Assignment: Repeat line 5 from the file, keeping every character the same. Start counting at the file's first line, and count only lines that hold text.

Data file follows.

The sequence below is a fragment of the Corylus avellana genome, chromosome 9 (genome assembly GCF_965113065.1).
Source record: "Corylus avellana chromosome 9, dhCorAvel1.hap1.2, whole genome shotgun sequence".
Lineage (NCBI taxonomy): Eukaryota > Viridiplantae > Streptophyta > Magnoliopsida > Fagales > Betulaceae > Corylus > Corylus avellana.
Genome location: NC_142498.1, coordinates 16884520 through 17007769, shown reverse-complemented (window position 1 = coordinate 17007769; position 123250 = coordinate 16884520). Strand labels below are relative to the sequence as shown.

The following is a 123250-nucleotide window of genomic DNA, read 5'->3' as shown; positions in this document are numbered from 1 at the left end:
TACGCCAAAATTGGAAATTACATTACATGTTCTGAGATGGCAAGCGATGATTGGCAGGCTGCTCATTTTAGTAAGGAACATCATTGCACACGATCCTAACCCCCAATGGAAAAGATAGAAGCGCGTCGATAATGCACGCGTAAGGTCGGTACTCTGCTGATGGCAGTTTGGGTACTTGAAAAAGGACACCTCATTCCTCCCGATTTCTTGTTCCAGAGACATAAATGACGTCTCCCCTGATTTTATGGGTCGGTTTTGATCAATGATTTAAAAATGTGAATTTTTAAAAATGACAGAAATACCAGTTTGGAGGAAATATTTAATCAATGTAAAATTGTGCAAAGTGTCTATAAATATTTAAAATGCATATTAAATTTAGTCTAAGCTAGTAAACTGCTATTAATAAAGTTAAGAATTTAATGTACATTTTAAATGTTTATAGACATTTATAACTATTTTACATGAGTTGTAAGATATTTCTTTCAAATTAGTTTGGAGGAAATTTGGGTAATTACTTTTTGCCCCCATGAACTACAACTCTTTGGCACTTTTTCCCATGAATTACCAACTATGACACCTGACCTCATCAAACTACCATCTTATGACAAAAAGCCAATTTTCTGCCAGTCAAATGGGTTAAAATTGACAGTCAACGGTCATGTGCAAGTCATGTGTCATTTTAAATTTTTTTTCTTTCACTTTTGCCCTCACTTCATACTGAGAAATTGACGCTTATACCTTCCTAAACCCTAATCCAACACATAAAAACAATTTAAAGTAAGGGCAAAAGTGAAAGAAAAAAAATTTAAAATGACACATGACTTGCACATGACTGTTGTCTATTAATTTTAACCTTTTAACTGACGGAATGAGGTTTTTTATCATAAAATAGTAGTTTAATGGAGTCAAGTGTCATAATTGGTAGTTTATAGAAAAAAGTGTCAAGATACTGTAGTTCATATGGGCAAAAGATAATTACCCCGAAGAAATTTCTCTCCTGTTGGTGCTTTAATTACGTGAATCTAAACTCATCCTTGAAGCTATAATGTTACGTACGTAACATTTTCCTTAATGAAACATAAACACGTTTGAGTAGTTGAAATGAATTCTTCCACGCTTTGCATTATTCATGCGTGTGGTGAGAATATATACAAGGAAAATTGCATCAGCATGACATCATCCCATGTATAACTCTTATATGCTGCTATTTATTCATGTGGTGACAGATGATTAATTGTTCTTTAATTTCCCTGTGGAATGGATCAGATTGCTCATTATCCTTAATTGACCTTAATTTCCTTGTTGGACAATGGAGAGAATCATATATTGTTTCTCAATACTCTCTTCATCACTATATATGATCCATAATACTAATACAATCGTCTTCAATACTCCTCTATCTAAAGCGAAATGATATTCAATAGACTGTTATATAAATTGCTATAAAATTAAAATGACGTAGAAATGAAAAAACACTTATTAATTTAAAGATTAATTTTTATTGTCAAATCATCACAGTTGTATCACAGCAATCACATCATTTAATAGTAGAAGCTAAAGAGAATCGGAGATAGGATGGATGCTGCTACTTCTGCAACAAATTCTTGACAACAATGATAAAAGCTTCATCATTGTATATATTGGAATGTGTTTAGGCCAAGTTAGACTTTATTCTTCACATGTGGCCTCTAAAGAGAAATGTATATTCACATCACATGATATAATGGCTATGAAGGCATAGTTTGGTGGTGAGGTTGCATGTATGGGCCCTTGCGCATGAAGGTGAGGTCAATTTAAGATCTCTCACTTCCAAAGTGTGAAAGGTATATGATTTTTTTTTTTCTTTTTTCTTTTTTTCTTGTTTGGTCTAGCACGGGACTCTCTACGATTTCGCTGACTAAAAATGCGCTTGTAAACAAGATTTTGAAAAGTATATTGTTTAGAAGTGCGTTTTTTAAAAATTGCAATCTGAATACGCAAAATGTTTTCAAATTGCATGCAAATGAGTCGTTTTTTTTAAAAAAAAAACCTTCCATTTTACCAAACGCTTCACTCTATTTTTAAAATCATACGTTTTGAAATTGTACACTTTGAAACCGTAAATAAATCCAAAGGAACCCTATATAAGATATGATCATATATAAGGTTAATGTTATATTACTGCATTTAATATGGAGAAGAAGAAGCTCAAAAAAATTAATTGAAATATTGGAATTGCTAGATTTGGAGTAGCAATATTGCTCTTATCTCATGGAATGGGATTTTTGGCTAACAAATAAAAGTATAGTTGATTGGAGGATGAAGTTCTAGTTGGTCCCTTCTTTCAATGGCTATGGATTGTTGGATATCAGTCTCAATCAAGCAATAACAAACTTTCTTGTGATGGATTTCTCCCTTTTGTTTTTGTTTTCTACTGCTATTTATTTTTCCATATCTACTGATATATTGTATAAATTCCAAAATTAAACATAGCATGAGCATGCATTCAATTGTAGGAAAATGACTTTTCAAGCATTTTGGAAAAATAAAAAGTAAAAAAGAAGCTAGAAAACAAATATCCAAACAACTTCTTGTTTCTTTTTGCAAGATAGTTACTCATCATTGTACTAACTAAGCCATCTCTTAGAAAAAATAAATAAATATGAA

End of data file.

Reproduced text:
The following is a 123250-nucleotide window of genomic DNA, read 5'->3' as shown; positions in this document are numbered from 1 at the left end: